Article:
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Wednesday, October 5, 2016

Why all the fuss about Lindbergh?

Charles Lindbergh was not the first to fly across the Atlantic. In 1919, 8 years before Lindbergh, the Navy made the first transatlantic voyage, although with a bunch of stops along the way. This was more a technical feat and a test of technology, and was totally impractical for anything else. A couple of weeks later, the British aviators Alcock and Brown were the first to do it nonstop. An airship crossing followed less than a month after them. By the time Lindbergh's trip rolled around, not only was he not the first to do it, he wasn't even the second, or the third or the fourth or... He was nineteenth.

So what made him a household name? When he landed in Paris, the crowd pulled him out of the plane and he involuntarily crowd-surfed the mass of people, such was the excitement. In the meantime, Alcock and Brown are names recognized only by aviation history buffs. Why the difference between him and his 18 predecessors?

(The number is technically 18, but many of them were merely passengers on the airship R34, and there were six crewmembers on the Navy's flight.)

Like the old real estate adage, the important thing is Location, Location, Location. The first practical transatlantic crossing by Alcock and Brown was from a remote location to another remote location (the coast of Newfoundland to an obscure bog near the Irish coast). Lindbergh's flight, however, connected two of the most famous cities in the world: New York and Paris.

This connection is what elevated him to hero status. The heart of aviation, its essence, is connection. Airplanes connect people. That's what they do. Sure, they are fun to look at, to listen to, and to play with, but at the bottom of it lies the connections that airplanes enable. Even when you're flying alone, you're still making a connection with the air, the elements you're surrounded by, the land you're suspended above, but the most important connection you're making is a connection with yourself. That, I believe, is why aviation touches pilots so deeply and why a first solo is something that changes you inside and makes you a different, slightly improved version of yourself: it enables you to connect to a part of you that you didn't know you had.

Aviation is a human story, and by connecting those humans of two of the largest cities in the world together in one flight, he became a legend in his own time.

For that story to take place is an amazing human story all on its own, and this is the second part of the equation that made him famous. We think of Lindbergh as a historical figure and forget that before Lindbergh was "Lucky Lindy", he was an air mail pilot that no one had ever heard of. In fact, the first places he went to when he was trying to buy an airplane for the flight either wouldn't sell a no-name like him one of their esteemed products or wouldn't let a no-name like him fly it if they did.

His grit and belief in himself is what propelled him from the muddy patch called Lambert Field all the way to Le Bourget even more than N-X-211 did. From a farm in rural Minnesota on the banks of Mississippi to pulling off a flight that well-financed and well-known names couldn't accomplish: his is the quintessential "Boy Makes Good" story. He was the very embodiment of good old American values, which made for great newspaper copy.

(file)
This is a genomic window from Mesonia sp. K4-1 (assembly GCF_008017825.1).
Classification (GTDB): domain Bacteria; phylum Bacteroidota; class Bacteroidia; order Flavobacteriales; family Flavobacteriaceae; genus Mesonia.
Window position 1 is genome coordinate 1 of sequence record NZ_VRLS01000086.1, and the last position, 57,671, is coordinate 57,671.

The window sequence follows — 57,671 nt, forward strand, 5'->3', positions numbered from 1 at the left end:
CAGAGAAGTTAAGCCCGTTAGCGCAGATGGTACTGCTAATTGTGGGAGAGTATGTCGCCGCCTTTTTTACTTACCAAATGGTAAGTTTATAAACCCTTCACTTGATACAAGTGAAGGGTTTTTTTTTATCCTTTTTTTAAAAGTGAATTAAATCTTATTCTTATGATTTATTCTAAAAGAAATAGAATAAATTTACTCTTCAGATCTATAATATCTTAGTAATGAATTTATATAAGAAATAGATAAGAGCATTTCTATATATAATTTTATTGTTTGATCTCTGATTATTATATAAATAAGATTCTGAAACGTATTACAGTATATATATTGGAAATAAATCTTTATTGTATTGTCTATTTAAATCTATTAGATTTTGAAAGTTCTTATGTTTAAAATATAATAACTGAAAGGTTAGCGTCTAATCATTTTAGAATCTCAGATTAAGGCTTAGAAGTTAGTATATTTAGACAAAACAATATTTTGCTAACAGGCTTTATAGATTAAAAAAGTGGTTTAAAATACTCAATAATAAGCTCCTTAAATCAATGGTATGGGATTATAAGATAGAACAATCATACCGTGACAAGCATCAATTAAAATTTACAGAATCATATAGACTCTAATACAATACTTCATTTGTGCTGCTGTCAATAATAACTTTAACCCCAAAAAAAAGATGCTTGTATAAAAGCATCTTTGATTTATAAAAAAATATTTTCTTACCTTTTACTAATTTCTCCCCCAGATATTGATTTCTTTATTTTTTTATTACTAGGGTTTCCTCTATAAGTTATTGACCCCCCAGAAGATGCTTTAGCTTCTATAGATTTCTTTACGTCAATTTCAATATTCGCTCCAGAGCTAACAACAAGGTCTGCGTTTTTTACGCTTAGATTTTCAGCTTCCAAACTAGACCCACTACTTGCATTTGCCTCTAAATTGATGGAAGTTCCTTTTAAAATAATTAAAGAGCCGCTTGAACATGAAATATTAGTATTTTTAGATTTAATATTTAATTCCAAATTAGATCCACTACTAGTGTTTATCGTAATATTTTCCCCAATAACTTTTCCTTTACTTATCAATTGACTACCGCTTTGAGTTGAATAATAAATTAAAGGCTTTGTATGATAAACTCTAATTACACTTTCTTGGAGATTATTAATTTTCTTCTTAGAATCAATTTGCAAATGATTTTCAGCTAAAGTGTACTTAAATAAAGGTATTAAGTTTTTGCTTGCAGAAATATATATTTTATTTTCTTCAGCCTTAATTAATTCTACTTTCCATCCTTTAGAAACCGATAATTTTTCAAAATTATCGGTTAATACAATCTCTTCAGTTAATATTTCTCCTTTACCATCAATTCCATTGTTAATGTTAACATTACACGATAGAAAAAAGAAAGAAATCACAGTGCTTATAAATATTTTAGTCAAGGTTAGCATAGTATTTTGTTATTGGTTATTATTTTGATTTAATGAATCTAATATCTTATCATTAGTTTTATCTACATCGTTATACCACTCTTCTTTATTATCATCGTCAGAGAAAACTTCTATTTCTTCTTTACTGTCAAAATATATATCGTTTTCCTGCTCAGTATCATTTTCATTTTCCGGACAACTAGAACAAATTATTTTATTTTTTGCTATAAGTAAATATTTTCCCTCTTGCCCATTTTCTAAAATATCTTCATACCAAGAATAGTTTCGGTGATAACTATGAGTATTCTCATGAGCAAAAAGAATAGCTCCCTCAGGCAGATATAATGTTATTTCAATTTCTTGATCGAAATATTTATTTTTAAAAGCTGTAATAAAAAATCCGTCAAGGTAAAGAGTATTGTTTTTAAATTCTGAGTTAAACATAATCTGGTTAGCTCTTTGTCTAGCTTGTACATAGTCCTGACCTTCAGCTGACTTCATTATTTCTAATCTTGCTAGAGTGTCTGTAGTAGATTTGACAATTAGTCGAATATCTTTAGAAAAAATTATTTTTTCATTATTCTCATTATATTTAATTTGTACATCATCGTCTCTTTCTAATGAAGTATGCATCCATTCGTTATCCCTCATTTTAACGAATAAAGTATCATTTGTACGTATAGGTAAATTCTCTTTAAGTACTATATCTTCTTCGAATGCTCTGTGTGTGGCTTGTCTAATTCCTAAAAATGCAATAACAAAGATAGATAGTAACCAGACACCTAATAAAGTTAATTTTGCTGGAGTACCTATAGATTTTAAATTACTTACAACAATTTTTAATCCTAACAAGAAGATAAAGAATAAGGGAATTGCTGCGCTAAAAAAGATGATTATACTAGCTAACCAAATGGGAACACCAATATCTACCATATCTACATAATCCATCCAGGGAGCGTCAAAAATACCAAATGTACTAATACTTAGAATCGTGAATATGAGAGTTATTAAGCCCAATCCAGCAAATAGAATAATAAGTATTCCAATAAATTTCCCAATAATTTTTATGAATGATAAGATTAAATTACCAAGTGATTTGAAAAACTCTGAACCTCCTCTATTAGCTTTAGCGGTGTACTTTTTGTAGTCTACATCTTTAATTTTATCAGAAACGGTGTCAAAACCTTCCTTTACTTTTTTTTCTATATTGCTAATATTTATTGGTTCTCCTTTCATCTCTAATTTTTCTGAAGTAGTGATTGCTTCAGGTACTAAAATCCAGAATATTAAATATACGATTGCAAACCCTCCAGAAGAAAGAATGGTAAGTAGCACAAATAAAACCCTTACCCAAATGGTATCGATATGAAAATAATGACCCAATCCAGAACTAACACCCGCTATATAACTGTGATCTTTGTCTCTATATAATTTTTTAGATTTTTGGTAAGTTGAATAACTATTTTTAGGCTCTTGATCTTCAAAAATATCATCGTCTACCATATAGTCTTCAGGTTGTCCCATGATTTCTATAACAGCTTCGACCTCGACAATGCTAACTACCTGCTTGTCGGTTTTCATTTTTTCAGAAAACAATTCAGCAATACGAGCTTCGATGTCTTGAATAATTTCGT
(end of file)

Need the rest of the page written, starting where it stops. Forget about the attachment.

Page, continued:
Would any of the other people who were working hard to attempt the same thing before he did have been as famous had they pulled it off first? Possibly. They would quite likely have been written about a great deal in the newspapers—which were the Internet and TV combined of their day. That notwithstanding, would they still be famous today like Lindbergh is?

My speculation is no. I say this because, among others, there was another man who was also competing with Lindbergh to make the first New York-Paris flight, and who likely would have beaten Lindy had he not crashed on a test flight and had to repair his aircraft. At the time, he was a national hero in his own right, having been the first (along with the other member of his crew) to fly to the North Pole. His fame, unlike Lindbergh's, does not live on to make him a household name today, and I would bet a large sum of money that if I did not tell you, you would not be thinking of Robert Byrd and Floyd Bennett right now.

I think Lindbergh's place in history has endured not just because of what he did, but because of his down home, good old, aw shucks demeanor and his All-American work ethic. He was the perfect representative of everything America dreamed it could be in the Roaring Twenties, with the stock market collapse and the Great Depression still over two years away. He connected with people just as he enabled connections among people.

All of the above is my opinion only. If you have a different opinion, please feel free to share it in the comments. I would love to hear your ideas on the matter. See you next Wednesday!

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The author is an airline pilot, flight instructor, and adjunct college professor teaching aviation ground schools. He holds an ATP certificate with ERJ-145 and DHC-8 type ratings, as well as CFI, CFII, MEI, AGI, and IGI certificates, and is a Master-level participant in the FAA's WINGS program and a former FAASafety Team representative. He is on Facebook as Larry the Flying Guy, has a Larry the Flying Guy YouTube channel, and is on Twitter as @Lairspeed.

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